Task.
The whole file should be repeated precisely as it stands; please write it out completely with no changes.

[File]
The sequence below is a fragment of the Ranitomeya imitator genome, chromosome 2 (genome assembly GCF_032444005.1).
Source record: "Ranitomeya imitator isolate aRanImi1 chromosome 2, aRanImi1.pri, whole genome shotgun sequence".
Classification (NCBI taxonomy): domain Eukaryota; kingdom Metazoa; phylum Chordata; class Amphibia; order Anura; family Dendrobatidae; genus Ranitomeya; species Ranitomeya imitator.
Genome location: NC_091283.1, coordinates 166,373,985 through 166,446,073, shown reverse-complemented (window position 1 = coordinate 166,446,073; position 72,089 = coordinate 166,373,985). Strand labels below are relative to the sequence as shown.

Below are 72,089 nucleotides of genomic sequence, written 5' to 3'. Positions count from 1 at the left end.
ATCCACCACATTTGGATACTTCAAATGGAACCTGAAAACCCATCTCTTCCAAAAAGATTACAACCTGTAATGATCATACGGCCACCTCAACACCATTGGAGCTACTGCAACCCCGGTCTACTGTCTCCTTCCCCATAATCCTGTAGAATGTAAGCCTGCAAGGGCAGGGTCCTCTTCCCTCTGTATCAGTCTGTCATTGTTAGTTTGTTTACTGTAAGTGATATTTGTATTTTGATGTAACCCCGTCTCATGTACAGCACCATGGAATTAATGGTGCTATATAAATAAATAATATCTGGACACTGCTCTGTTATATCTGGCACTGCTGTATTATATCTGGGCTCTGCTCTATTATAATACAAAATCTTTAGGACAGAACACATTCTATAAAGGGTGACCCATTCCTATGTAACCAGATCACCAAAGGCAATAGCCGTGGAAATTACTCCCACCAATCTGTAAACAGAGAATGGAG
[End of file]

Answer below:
The sequence below is a fragment of the Ranitomeya imitator genome, chromosome 2 (genome assembly GCF_032444005.1).
Source record: "Ranitomeya imitator isolate aRanImi1 chromosome 2, aRanImi1.pri, whole genome shotgun sequence".
Classification (NCBI taxonomy): domain Eukaryota; kingdom Metazoa; phylum Chordata; class Amphibia; order Anura; family Dendrobatidae; genus Ranitomeya; species Ranitomeya imitator.
Genome location: NC_091283.1, coordinates 166,373,985 through 166,446,073, shown reverse-complemented (window position 1 = coordinate 166,446,073; position 72,089 = coordinate 166,373,985). Strand labels below are relative to the sequence as shown.

Below are 72,089 nucleotides of genomic sequence, written 5' to 3'. Positions count from 1 at the left end.
ATCCACCACATTTGGATACTTCAAATGGAACCTGAAAACCCATCTCTTCCAAAAAGATTACAACCTGTAATGATCATACGGCCACCTCAACACCATTGGAGCTACTGCAACCCCGGTCTACTGTCTCCTTCCCCATAATCCTGTAGAATGTAAGCCTGCAAGGGCAGGGTCCTCTTCCCTCTGTATCAGTCTGTCATTGTTAGTTTGTTTACTGTAAGTGATATTTGTATTTTGATGTAACCCCGTCTCATGTACAGCACCATGGAATTAATGGTGCTATATAAATAAATAATATCTGGACACTGCTCTGTTATATCTGGCACTGCTGTATTATATCTGGGCTCTGCTCTATTATAATACAAAATCTTTAGGACAGAACACATTCTATAAAGGGTGACCCATTCCTATGTAACCAGATCACCAAAGGCAATAGCCGTGGAAATTACTCCCACCAATCTGTAAACAGAGAATGGAG